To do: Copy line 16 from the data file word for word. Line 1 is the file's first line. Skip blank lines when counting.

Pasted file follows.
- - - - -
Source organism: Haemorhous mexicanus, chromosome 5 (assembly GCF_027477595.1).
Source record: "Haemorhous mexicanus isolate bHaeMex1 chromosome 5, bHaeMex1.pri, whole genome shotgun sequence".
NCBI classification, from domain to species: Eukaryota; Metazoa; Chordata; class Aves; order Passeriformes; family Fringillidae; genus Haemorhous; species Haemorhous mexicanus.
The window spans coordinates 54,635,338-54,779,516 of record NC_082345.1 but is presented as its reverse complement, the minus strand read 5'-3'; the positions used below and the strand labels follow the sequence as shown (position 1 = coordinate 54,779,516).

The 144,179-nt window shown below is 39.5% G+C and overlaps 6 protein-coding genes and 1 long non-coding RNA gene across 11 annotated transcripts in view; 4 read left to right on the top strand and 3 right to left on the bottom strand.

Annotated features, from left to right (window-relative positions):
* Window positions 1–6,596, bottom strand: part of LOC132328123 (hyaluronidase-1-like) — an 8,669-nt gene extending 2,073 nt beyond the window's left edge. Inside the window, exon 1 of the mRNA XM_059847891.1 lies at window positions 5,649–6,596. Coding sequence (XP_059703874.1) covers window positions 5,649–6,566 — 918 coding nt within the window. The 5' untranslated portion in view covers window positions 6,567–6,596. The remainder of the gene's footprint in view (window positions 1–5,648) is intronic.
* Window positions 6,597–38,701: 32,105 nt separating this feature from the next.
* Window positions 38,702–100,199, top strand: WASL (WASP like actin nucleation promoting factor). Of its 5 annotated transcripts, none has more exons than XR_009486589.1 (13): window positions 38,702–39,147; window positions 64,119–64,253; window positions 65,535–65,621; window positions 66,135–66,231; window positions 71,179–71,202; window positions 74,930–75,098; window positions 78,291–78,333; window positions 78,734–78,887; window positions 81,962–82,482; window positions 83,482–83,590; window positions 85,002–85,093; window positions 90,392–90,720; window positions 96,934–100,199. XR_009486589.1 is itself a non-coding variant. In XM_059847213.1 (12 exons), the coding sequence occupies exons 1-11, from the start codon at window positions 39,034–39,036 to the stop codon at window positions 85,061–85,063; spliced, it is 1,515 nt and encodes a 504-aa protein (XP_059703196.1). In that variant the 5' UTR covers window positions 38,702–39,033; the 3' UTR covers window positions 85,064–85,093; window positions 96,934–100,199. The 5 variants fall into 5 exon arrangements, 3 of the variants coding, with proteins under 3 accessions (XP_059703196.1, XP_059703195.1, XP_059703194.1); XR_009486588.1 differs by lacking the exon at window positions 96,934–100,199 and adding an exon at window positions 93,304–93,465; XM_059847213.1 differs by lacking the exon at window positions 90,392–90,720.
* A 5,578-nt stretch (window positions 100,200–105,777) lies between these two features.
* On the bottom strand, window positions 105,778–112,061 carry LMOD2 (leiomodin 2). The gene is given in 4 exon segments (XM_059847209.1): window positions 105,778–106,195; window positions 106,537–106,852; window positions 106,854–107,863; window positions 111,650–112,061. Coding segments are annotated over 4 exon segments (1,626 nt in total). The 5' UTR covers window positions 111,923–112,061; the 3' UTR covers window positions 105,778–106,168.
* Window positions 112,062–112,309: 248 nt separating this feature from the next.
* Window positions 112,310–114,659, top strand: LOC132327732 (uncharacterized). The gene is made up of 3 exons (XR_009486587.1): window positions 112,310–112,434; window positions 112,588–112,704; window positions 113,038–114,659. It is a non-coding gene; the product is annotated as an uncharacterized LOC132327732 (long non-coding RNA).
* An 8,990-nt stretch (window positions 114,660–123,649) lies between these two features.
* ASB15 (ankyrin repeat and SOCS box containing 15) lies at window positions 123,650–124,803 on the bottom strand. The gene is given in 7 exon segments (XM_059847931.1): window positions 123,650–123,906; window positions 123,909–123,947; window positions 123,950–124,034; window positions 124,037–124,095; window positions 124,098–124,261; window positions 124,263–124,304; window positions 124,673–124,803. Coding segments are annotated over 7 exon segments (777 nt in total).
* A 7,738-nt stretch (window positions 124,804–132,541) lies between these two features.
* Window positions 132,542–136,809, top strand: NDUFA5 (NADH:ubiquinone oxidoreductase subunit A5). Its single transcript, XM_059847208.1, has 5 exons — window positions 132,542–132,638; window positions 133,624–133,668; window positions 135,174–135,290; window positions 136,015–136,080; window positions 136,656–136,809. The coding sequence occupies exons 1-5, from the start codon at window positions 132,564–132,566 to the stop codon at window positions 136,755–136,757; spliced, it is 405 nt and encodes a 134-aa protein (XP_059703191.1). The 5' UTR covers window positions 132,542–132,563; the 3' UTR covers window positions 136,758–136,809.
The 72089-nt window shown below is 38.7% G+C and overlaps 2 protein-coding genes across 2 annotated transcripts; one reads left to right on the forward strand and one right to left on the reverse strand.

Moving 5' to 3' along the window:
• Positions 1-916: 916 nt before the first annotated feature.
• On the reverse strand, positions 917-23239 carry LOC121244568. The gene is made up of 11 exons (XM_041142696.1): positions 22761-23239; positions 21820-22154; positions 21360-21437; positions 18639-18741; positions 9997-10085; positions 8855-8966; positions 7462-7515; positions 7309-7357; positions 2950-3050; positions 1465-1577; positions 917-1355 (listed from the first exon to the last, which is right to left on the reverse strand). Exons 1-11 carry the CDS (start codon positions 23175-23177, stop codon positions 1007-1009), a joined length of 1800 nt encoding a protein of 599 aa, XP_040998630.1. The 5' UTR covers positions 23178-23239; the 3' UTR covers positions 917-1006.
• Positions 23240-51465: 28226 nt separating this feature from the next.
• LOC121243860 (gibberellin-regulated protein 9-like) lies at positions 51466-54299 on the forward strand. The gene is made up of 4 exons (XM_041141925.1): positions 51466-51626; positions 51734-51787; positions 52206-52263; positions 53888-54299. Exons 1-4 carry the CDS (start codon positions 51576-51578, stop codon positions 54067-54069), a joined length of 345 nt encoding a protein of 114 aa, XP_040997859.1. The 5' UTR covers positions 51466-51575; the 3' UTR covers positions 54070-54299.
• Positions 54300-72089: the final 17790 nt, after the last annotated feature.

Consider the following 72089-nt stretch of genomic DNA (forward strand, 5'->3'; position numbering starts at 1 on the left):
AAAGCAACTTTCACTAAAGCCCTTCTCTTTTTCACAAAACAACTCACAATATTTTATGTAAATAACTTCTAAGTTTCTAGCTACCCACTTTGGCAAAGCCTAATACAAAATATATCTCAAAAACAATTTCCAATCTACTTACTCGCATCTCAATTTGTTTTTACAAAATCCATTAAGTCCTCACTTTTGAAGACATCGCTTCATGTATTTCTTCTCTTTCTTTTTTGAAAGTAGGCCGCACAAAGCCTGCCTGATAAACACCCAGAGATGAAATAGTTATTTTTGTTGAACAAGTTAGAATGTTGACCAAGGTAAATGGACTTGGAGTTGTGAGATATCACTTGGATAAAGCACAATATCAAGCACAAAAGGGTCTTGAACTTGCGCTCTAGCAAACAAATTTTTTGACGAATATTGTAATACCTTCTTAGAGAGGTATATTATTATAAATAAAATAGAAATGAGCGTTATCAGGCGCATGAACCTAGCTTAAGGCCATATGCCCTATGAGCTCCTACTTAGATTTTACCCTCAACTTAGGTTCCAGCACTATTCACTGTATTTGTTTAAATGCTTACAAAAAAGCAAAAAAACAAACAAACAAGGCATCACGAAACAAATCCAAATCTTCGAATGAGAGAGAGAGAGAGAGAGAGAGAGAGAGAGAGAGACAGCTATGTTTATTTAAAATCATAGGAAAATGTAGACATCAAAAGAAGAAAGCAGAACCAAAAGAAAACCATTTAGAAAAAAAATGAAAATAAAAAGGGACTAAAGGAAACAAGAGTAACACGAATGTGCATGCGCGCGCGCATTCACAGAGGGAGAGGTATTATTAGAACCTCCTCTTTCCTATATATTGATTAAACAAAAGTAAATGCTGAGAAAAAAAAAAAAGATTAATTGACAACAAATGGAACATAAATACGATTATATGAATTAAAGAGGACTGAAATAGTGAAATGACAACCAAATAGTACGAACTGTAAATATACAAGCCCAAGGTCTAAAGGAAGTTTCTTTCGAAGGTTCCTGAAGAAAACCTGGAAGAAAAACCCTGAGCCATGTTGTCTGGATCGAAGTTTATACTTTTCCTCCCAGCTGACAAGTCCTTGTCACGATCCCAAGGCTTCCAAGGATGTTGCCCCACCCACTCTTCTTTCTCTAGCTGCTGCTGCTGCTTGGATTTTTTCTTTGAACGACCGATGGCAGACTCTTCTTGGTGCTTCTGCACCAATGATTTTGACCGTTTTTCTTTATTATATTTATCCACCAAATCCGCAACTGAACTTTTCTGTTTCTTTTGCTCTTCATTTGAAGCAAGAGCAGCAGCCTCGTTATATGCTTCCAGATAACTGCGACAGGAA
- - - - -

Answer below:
* A 7,738-nt stretch (window positions 124,804–132,541) lies between these two features.